Home > Capitalism, Community, Editorial, Education, Learning, Network, Politics, Society, Technology > The Constitution as Wiki, a thought experiment

The Constitution as Wiki, a thought experiment

January 26, 2011 Leave a comment Go to comments

As a thought experiment, imagine a situation in which the American constitution has been converted to a Wiki. In this simulation the document is now posted online as an editable document that all citizens can edit. Assume that all citizens have an equal access to the network and a personal terminal to make edits. Just as with Wikipedia, the community can remove edits deemed inappropriate or not reflective of the group’s collective opinion.

In this situation all citizens have access to the country’s governing document. All citizens can create legislation and pursue an active role in the development of the nation’s laws. Simple polls could dictate whether the country goes to war, increases the tax rate or even updates its national symbols. All details of the country would exist online and would be edited 24/7.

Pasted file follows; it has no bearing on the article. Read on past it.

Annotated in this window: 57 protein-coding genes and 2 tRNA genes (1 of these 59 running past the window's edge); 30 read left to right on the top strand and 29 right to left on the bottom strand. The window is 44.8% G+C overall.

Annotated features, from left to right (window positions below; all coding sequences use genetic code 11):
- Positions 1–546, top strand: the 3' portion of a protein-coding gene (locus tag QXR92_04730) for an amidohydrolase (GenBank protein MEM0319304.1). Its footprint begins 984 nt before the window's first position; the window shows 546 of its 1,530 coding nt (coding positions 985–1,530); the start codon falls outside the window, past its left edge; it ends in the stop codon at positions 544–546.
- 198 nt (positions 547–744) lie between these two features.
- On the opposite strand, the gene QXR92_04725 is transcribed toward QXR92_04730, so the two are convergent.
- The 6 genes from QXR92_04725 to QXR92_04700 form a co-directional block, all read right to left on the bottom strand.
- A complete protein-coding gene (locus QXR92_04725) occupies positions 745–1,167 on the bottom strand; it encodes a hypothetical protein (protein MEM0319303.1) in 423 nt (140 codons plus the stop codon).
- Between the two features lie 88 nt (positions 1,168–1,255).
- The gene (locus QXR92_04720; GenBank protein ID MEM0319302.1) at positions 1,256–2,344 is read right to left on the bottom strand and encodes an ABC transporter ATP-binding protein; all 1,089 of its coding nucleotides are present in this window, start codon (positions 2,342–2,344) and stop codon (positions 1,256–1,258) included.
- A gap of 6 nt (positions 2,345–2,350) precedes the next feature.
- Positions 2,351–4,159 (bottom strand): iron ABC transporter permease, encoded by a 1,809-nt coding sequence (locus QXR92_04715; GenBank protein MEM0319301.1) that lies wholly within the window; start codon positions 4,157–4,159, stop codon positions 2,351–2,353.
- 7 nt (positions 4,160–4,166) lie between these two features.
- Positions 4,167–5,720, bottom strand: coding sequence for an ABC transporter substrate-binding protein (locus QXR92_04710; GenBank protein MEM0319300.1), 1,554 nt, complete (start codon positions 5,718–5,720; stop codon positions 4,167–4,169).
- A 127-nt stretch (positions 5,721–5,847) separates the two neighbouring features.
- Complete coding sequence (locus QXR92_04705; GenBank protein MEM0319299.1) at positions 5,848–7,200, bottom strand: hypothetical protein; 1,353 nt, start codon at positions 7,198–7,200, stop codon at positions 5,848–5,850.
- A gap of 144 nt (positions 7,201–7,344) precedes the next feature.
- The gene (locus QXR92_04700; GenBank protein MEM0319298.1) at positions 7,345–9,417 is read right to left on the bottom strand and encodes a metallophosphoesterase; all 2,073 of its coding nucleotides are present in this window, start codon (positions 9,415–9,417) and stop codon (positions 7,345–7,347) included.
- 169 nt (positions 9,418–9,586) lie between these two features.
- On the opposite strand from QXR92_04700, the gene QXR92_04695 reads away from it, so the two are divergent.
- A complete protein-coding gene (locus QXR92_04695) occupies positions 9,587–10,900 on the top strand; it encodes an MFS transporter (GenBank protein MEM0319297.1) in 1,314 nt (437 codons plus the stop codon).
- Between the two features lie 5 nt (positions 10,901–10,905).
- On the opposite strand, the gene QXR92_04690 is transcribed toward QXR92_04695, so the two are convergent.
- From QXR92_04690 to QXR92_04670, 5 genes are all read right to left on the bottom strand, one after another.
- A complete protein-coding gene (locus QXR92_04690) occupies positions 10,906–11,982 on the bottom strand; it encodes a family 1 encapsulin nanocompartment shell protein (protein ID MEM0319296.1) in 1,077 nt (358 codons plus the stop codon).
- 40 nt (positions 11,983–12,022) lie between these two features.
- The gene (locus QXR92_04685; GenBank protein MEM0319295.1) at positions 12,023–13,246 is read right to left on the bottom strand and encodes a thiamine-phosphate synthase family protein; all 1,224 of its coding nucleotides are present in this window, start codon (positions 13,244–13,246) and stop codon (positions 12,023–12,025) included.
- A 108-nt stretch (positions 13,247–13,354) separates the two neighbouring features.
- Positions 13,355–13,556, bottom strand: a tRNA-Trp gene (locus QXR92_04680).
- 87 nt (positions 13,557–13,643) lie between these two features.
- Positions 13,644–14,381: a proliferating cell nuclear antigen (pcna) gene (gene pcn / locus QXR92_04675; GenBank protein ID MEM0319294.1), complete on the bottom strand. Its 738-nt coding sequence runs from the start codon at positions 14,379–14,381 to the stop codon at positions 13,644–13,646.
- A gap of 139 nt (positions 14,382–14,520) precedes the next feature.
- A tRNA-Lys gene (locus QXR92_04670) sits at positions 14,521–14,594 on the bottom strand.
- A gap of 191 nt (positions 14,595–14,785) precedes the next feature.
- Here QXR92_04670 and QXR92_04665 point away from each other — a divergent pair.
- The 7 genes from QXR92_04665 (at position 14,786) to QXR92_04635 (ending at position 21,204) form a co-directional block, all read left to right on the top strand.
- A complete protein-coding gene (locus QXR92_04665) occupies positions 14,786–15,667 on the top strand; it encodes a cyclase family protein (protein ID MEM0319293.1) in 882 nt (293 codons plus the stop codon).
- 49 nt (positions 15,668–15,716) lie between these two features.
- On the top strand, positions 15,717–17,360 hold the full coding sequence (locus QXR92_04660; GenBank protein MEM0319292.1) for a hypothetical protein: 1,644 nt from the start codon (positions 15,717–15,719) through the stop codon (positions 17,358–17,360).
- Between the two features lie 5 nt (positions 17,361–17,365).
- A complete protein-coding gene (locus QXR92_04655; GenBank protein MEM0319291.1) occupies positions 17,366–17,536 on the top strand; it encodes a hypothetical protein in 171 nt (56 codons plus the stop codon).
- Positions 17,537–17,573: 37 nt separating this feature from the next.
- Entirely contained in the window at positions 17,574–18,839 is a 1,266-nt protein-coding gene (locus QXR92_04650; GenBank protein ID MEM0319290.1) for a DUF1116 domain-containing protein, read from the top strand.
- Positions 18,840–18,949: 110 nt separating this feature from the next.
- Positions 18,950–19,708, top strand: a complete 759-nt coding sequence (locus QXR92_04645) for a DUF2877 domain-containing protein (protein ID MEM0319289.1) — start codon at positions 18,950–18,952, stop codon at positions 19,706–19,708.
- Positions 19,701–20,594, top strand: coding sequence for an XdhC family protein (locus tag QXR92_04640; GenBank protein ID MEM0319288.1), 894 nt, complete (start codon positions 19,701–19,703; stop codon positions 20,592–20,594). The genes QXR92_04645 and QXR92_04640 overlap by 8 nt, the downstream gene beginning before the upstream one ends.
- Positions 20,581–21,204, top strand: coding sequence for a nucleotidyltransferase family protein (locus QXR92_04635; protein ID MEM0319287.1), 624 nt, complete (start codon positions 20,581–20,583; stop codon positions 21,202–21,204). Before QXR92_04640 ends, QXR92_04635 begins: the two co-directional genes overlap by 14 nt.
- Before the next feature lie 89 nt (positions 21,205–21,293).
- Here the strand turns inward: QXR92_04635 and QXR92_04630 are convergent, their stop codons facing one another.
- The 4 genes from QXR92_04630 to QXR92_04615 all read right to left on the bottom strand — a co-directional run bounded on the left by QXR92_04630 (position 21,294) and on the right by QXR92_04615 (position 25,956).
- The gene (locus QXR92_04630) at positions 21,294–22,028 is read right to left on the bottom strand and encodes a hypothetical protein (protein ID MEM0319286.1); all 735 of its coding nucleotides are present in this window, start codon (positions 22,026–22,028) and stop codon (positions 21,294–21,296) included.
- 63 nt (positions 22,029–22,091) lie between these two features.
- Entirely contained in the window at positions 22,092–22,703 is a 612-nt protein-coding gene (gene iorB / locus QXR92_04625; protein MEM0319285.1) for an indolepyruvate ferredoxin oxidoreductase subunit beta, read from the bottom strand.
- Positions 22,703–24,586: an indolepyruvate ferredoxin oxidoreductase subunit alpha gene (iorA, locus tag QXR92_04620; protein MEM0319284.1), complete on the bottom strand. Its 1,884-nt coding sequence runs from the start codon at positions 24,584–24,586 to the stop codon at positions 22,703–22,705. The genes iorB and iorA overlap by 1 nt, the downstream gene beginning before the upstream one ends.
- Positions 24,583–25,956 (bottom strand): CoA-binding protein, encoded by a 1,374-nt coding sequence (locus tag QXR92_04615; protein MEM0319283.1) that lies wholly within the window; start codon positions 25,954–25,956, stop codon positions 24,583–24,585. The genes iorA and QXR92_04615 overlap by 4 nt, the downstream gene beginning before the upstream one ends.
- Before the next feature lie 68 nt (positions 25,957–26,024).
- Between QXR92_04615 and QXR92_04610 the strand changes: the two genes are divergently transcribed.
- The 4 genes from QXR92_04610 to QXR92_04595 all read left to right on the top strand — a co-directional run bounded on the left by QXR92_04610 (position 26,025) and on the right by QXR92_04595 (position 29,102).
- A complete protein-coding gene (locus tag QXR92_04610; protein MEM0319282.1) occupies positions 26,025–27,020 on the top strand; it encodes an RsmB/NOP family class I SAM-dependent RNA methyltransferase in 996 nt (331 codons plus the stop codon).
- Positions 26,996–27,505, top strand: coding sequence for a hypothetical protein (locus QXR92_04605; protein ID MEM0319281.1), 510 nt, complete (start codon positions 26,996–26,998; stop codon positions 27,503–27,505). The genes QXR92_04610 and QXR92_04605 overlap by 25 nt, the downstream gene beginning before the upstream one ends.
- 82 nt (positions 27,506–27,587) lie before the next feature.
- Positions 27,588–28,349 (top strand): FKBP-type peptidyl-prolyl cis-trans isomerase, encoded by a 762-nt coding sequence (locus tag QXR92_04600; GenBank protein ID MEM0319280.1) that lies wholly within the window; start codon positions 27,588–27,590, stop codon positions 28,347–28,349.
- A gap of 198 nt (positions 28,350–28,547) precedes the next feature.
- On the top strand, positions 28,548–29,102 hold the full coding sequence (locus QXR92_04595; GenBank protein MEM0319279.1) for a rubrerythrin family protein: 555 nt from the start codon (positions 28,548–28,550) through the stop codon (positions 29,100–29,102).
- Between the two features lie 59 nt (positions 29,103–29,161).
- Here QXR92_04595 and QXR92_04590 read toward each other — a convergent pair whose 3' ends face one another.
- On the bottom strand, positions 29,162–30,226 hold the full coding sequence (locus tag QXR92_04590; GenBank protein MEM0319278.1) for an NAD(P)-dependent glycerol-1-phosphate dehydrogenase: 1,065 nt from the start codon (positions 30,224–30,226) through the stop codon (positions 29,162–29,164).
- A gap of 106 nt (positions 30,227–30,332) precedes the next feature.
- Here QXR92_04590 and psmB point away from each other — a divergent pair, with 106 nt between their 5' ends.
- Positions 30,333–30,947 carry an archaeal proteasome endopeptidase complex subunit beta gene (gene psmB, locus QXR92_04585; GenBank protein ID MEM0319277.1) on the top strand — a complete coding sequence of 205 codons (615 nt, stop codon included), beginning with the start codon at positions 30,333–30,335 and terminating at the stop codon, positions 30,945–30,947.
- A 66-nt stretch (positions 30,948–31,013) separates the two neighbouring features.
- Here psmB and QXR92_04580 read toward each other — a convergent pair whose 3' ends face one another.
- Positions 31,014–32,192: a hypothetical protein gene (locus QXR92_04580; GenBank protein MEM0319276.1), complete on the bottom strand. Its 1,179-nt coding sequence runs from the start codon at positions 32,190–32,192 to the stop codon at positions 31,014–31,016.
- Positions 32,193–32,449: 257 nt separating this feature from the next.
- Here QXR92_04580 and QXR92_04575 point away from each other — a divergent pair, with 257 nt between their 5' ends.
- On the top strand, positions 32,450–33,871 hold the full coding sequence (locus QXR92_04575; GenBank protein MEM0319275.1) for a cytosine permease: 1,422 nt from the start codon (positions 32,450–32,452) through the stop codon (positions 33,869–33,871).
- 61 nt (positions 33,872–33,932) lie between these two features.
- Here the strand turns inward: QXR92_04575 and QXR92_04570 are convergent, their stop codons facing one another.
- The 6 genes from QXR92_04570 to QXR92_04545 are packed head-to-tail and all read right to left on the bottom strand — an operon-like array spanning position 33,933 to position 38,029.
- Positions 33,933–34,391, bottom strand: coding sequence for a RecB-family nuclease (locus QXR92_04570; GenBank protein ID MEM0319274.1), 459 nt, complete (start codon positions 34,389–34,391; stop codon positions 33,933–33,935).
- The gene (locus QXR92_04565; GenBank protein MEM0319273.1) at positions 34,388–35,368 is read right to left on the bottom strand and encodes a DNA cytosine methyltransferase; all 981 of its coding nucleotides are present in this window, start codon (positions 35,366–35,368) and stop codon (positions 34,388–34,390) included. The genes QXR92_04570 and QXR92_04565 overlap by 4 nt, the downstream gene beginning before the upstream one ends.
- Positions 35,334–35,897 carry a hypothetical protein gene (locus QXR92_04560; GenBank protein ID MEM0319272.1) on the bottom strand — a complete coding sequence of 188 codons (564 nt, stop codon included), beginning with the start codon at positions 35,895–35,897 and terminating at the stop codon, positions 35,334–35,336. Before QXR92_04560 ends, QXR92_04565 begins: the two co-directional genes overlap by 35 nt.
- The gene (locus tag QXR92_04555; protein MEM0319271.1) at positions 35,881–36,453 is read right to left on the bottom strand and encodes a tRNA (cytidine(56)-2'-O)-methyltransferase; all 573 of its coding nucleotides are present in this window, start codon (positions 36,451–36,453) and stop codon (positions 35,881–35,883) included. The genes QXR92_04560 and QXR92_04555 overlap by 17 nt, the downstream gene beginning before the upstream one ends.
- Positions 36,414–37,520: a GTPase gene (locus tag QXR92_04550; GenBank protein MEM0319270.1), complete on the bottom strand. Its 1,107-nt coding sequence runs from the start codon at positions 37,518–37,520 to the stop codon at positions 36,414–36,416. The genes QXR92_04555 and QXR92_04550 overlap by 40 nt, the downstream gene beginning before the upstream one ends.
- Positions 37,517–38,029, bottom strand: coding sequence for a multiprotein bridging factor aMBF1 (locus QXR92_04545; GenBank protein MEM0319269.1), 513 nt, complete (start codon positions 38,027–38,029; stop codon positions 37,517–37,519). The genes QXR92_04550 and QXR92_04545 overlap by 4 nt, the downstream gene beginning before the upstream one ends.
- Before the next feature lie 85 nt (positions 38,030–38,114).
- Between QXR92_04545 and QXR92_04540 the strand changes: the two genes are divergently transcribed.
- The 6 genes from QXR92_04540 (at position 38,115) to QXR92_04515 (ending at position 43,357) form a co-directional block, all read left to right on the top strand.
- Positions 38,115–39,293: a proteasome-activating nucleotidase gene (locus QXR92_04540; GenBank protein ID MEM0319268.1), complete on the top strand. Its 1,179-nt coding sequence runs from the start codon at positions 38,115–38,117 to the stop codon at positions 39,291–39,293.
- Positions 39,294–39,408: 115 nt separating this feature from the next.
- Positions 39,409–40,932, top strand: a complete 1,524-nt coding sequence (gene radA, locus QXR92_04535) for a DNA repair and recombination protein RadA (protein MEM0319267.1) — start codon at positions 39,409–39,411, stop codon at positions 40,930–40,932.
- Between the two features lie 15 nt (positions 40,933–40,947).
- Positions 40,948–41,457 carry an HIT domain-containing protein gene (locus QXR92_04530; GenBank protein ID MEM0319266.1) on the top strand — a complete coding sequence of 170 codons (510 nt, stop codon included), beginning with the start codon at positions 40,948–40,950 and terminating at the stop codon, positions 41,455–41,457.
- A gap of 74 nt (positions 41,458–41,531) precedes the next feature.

What are the benefits of such a system? What are the pitfalls?

Assumed occurences

As part of this simulation one must assume certain behaviors by the public. There are opinion based but crucial to predicting how the system will function. Here are my assumptions:

  • Popularity of the system would be high. A significant portion of the population would engage in editing the document.
  • A security system would exist so that only US citizens could make edits. All changes would be traceable.
  • Changes would be constant and laws would change quickly
  • Interactions occur on the individual level. A citizen edits as a single citizen, not as a corporation. (This directly disregards the Citizens United decision)


Of course this system is a dangerous one. Among the many possible dangers is a system where editing is too rapid for public knowledge. Rapid changes might create a system where the community could not keep up. In such a system the enforcement of old laws or a failure to enforce new laws could be common.

Are there others?


A major benefit of this system is increased engagement. The population with the ability to function directly with government could inspire unseen levels of civic interest and involvement.

The community as a whole would create laws that represented the collective population. Unlike our current system where power is distributed unequally; usually, on the basis of money, this system would give all citizens one vote. Here we have a connection to the Citizens United decision- there will be no votes for corporations in this wiki system. Only citizens can make edits.

Are there others?

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